HRIs are more prone to develop complications such as neonatal necrotising enterocolitis, severe infections and neonatal respiratory distress syndrome, which increase the risk of extrauterine-growth restriction. Additionally, the growth and development of preterm infants before and after they reach full term further affects their short-term and long-term neurodevelopment. From full term to 4 months of age, greater weight gain (1.7 points) and linear growth (2.0 points) are associated with higher psychomotor development indices.43 According to the Taiwan Premature Infant Developmental Collaborative Study Group,15 the prevalence of stunting is 15.8%, 16.9% and 12.0% at the corrected ages of 6, 12 and 24 months, respectively. After potential confounding factors are controlled for, post-discharge stunted growth is significantly associated with poor neurodevelopmental outcomes. Neurodevelopmental alterations have been described in children born before 32 weeks of gestation in several cohorts worldwide, and these alterations concerned motor or sensory functions as well as emotional, behavioural and cognitive skills.44–48 Simoes et al49 also demonstrated that compared with adequate-for-gestational-age full-term infants, both preterm infants with intrauterine-growth restriction and those with normal birth weights had altered neurodevelopmental trajectories. In Taiwan, a prospective, longitudinal, multicentre cohort study conducted from 2007 to 2011 indicated that most survivors (87.6%) had major morbidities during hospitalisation and 79.4% of them received a follow-up evaluation after 2 years of age. Results showed that 39.7% of these infants had neurodevelopmental impairments, with incidence rates of 75%, 65.2%, 49.5%, 39.5% and 32.8% for those born at 22, 23, 24, 25 and 26 weeks, respectively.50 Therefore, systematic management of HRIs is necessary.
Moreover, HRIs face a broad range of neurodevelopmental sequelae, especially those affecting behaviour. For example, LBW and gestational age have been identified in several studies as important perinatal risk factors for disturbances in social interaction, communication and behaviour, as well as for psychoaffective disorders in adulthood. Recent studies suggest that many premature infants are at a higher risk of ASDs and attention deficit hyperactivity disorder (ADHD).51 Lower gestational age is associated with higher ADHD and ASD symptom rates. Males are identified as having higher rates of ADHD symptoms, and infants born into lower-SES families are associated with higher rates of ASD symptoms. Even school-aged very preterm children show higher degrees of ADHD and ASD symptoms, particularly difficulties in paying attention, socialising and communicating.52 Despite the progress made recently, our understanding of the behavioural and psychosocial health of HRIs remains limited.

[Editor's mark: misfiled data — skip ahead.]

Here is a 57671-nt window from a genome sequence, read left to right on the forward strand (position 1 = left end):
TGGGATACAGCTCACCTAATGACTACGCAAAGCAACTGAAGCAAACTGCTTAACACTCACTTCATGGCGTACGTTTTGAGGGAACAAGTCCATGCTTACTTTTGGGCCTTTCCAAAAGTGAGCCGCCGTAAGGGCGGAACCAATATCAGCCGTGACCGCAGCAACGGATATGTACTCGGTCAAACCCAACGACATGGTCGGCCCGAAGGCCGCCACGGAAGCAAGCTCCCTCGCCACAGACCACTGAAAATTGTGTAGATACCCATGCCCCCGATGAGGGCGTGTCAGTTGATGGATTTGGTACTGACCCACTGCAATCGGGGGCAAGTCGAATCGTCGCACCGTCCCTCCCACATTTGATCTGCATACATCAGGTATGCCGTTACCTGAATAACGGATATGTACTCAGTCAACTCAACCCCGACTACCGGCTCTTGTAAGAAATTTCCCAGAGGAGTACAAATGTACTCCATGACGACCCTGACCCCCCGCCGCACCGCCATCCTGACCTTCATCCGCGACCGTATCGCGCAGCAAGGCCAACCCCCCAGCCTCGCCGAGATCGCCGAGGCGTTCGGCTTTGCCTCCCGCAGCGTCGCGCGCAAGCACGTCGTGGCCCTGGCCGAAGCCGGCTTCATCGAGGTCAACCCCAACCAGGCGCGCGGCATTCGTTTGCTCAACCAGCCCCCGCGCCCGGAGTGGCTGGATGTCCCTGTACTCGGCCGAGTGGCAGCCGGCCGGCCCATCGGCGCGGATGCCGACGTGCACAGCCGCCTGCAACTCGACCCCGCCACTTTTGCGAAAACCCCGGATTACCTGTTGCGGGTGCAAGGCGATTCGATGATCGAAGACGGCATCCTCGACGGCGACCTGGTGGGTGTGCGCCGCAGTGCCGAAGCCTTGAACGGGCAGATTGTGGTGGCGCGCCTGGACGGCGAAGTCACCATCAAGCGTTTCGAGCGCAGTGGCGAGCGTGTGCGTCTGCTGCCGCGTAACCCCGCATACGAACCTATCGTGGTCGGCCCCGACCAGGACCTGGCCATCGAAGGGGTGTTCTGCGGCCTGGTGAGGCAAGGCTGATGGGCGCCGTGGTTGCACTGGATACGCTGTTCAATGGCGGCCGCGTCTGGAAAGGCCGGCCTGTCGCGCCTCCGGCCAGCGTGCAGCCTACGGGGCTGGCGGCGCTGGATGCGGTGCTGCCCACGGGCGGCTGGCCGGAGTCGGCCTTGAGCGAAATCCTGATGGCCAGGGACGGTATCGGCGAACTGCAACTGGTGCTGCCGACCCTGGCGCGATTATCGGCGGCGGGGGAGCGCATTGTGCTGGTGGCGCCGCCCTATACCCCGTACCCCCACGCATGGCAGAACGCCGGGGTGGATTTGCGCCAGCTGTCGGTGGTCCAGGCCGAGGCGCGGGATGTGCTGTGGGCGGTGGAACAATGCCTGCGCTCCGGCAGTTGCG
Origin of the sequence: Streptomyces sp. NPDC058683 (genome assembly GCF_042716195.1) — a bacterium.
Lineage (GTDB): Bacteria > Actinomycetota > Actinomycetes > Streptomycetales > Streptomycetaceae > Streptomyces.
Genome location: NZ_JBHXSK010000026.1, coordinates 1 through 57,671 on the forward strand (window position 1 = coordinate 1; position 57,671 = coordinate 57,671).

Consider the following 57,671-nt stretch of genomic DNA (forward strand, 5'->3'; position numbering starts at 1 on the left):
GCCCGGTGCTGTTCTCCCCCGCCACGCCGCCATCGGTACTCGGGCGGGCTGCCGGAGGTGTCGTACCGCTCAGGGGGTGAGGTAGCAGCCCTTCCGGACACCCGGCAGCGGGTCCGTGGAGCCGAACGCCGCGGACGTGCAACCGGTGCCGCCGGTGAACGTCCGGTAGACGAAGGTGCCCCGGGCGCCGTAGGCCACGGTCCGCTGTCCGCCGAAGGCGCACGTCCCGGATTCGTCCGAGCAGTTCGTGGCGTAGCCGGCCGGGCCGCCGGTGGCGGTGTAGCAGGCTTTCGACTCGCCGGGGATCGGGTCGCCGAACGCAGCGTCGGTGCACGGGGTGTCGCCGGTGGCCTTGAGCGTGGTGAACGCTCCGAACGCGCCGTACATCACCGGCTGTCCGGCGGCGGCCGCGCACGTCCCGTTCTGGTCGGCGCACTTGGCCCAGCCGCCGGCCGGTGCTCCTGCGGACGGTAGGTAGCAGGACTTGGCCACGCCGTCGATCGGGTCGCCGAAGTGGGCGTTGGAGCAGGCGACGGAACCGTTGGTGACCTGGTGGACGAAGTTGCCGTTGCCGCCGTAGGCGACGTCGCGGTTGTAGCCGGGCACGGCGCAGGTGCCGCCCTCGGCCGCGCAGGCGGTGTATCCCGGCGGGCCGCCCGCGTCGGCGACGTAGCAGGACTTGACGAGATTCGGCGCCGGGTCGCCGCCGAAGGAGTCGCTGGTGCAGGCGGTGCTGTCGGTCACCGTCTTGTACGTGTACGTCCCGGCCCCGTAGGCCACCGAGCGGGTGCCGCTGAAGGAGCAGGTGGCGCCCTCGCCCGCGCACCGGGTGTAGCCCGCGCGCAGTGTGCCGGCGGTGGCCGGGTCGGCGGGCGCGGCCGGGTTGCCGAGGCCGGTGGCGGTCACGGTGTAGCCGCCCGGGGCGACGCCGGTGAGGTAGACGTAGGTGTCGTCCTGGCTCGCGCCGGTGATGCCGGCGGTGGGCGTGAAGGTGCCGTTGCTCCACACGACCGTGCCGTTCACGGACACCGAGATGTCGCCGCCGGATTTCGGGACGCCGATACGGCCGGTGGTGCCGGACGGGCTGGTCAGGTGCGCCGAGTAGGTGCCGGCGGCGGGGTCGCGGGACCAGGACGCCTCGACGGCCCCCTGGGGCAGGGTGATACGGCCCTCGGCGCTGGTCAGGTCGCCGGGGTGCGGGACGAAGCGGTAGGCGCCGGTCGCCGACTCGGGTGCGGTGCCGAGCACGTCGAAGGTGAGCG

Although the current understanding of risk factors of HRIs and how they interact is incomplete, perinatal factors are related to permanent neurosensory impairments such as cerebral palsy, blindness and deafness. Therefore, it is necessary to assemble an integrated, organised team to tackle HRI healthcare, schedule follow-ups, monitor growth and neurodevelopment, and provide detailed nutritional education and thorough inspection. This will improve development at this key early stage and reduce disability, thus improving the quality of life for HRIs. Hopefully, the GHRIC will contribute to better recognition of and prevention and intervention for HRIs, and achievement of optimal HRI healthcare.
PH and AH are joint first authors.
PH and AH contributed equally.
Contributors PH and AH drafted the manuscript. YH, SL, XZ and YS designed and conceptualised the study. PH, AH, YW and JL carried out and revised the final version of the manuscript critically. XT, WX, HD, QL, HZ, LT and YY contributed to plan the study. All the authors contributed to revising and approved the final manuscript for submission.
Funding This work was supported by the Science and Technology Programme of Guangdong Province, China (No. 2017A020214002; funder approval no 2017A020214002). The anticipated completion date is October 2029.
Competing interests None declared.
Patient and public involvement Patients and/or the public were not involved in the design, or conduct, or reporting, or dissemination plans of this research.
Patient consent for publication Not required.
Provenance and peer review Not commissioned; externally peer-reviewed.